So what? (Interpretation) – Take a few minutes to reflect and interpret the event.
- What is most important / interesting / relevant / useful aspect of the event, idea or situation?
- How can it be explained?
- How is it similar to/different from others?
What’s next? (Outcome) – Conclude what you can learn from the event and how you can apply it next time.
- What have I learned?
- How can it be applied in the future?
Other than reflecting on your daily events; here are some prompts for reflecting journaling:
- What did you achieve today and why?
- Write a letter to your younger self.
- Who in your life means a lot to you and why?
- What makes you feel comfortable?
Get better at organising? Try Bullet journalling
The concept of a bullet journal was created by Ryder Carroll – a digital product designer and author living in Brooklyn, NY. Diagnosed with learning disabilities early in life, he was forced to figure out alternate ways to be focused and productive. It’s essentially one place to keep everything, from your to do list to your future goals.
All you need to start is a diary of your choice and a pen. You can start your journal at any time during the year – give yourself a power hour to make it happen. Some get very creative with it but this isn’t essential, however if you need a creative outlet this is a great option.
The key to Bullet journaling is rapid logging. You do this by creating symbols (bullets) that represent or classify an event or task. For example, you’d create a symbol for a task, event, or appointment and then you’ll change the symbol when necessary to represent a completed task, an attended event or an attended appointment.
We recommend you start with a Dot Grid journal to make the design process a lot easier and to save you having to look at wonky lines and tables everyday.
Bullet journal ideas
The reason bullet journals are so successful is due to the organisation they entail. Make sure you create an index which is basically a table of contents with page numbers. Bullet journals can include daily logs, monthly logs and future logs. Daily logs include daily events that matter to you and by updating it daily you learn to prioritise your time, and what’s important to you. Monthly logs are a great way to decide on your short-term goals. And future logs are for your long-term goals.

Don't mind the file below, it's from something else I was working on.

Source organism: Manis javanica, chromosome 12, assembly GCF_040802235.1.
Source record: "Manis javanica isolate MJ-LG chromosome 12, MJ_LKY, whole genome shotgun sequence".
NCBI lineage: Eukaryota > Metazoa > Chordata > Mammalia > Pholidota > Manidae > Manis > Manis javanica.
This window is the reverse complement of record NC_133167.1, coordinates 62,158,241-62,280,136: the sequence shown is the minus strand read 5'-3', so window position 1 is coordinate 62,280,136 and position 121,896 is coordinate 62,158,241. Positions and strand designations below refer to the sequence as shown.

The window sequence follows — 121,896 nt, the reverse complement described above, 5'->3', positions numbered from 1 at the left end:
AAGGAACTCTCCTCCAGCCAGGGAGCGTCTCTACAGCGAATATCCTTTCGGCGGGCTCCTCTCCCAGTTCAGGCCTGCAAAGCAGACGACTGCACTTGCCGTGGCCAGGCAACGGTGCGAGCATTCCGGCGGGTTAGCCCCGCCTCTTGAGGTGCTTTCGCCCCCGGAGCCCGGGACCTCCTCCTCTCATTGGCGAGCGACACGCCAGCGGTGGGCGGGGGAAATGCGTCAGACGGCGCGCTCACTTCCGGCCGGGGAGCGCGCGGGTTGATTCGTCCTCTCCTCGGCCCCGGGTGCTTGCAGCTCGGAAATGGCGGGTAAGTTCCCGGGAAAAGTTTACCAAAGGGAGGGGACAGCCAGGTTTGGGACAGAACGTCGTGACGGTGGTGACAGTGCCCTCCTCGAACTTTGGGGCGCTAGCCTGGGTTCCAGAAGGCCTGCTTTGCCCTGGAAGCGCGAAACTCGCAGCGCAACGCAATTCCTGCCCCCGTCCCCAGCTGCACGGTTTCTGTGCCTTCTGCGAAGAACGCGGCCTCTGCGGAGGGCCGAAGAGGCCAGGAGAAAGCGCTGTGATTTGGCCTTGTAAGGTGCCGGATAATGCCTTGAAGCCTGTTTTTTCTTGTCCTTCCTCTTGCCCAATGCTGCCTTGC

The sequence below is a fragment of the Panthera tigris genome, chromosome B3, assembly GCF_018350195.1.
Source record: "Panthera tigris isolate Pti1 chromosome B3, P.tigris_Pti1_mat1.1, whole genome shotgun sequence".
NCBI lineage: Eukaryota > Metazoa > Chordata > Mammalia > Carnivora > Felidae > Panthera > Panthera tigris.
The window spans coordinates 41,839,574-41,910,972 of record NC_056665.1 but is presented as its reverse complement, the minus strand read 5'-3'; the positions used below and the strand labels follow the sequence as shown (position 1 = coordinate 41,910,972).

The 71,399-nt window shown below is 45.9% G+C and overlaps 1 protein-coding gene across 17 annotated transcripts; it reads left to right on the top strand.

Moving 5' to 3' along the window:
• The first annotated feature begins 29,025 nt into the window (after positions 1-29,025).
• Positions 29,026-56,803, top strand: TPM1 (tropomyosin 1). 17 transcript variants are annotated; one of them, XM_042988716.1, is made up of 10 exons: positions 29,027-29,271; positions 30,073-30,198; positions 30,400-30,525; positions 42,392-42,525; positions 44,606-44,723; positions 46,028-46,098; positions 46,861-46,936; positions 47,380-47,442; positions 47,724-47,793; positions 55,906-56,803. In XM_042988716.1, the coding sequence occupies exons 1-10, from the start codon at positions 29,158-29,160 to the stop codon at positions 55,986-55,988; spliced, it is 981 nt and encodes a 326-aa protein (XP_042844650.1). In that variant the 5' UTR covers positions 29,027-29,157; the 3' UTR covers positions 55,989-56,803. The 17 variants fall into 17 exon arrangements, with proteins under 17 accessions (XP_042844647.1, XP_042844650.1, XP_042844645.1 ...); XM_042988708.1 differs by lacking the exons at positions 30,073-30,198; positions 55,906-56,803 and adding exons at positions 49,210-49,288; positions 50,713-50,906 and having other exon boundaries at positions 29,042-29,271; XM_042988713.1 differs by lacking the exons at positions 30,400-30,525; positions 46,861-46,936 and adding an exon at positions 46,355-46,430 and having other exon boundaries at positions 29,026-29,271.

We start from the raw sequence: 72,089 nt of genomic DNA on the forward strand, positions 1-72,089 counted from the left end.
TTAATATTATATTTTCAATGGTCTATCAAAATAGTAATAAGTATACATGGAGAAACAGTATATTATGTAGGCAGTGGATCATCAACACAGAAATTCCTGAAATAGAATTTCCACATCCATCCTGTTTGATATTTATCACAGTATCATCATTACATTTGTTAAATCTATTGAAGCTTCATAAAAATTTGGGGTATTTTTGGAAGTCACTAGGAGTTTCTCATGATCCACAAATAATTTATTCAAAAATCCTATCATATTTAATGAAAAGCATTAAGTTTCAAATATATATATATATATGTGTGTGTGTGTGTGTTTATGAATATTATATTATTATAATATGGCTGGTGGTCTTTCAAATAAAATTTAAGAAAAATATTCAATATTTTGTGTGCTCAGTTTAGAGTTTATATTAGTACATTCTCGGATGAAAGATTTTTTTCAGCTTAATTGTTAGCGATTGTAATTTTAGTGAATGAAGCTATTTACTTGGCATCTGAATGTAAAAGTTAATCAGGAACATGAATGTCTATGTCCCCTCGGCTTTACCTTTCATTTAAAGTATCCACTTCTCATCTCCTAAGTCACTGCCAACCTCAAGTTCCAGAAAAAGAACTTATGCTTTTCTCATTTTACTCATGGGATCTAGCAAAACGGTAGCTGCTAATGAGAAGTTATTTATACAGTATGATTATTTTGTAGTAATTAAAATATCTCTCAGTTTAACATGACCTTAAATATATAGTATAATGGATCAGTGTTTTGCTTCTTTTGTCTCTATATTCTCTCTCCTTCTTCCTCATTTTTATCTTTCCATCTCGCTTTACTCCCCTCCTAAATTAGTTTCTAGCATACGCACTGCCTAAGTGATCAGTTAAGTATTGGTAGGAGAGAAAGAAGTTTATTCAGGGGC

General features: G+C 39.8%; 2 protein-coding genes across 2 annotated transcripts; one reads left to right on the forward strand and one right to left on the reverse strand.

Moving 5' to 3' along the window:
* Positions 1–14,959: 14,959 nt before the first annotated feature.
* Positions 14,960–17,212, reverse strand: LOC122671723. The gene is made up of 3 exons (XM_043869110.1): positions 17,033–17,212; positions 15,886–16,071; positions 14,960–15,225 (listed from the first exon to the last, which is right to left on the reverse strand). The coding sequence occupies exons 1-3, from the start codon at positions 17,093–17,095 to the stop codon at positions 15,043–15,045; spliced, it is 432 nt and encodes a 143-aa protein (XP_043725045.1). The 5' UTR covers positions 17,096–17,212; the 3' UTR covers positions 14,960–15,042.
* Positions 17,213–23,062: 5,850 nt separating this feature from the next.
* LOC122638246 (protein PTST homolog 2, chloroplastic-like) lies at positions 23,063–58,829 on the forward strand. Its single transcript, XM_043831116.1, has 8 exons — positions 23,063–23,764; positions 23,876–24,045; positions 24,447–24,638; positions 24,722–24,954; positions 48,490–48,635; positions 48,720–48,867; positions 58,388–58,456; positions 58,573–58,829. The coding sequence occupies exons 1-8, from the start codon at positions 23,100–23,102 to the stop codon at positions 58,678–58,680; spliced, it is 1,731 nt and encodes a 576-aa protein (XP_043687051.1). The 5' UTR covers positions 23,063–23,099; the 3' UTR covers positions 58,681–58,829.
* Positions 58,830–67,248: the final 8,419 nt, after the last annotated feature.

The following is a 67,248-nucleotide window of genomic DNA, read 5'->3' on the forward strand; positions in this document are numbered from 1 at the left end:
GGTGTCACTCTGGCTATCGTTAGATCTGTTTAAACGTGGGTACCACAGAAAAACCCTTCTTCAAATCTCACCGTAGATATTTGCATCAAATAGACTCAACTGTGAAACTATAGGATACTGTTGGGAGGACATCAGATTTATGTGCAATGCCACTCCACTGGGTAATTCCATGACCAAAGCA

If you have time to invest in it, then bullet journaling is for you. Remember function is more important than aesthetic. Don’t be intimidated by the beautifully decorated and designed bullet journals we see on Instagram. It’s a personal process that is only there to benefit you.
Liked this article on why you should keep a wellness journal? Read real women on the wellness products helping them survive lockdown and global wellness trends from immune balancing to mindful travel.
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What is a wellness journal?
A wellness journal is a tool used to track and reflect on various aspects of your health and well-being, such as physical activity, nutrition, and mental health.
How can a wellness journal benefit me?
A wellness journal can help you identify patterns and habits that may be impacting your health, track progress towards your goals, and promote mindfulness and self-awareness.
What should I include in my wellness journal?
Your wellness journal can include a variety of things, such as daily reflections, gratitude lists, meal plans, exercise routines, and self-care practices.
Do I need any special supplies to start a wellness journal?
No, you can start a wellness journal with just a notebook and pen. However, there are also many apps and online tools available to help you track your progress.
How often should I update my wellness journal?
There is no set rule for how often you should update your wellness journal. Some people prefer to write in it daily, while others may only update it once a week or month. The important thing is to find a schedule that works for you and stick to it.
Hettie is the editor and co-founder of DOSE. A keen runner, she’s also partial to a blast of high-intensity and hot yoga. A country girl at heart, she divides her time between London and the lush rolling hills of North Devon. When she’s not jetting off on her next adventure, Hettie can be found in a candle-lit alcove with a laptop, a spaniel and a full bodied Malbec.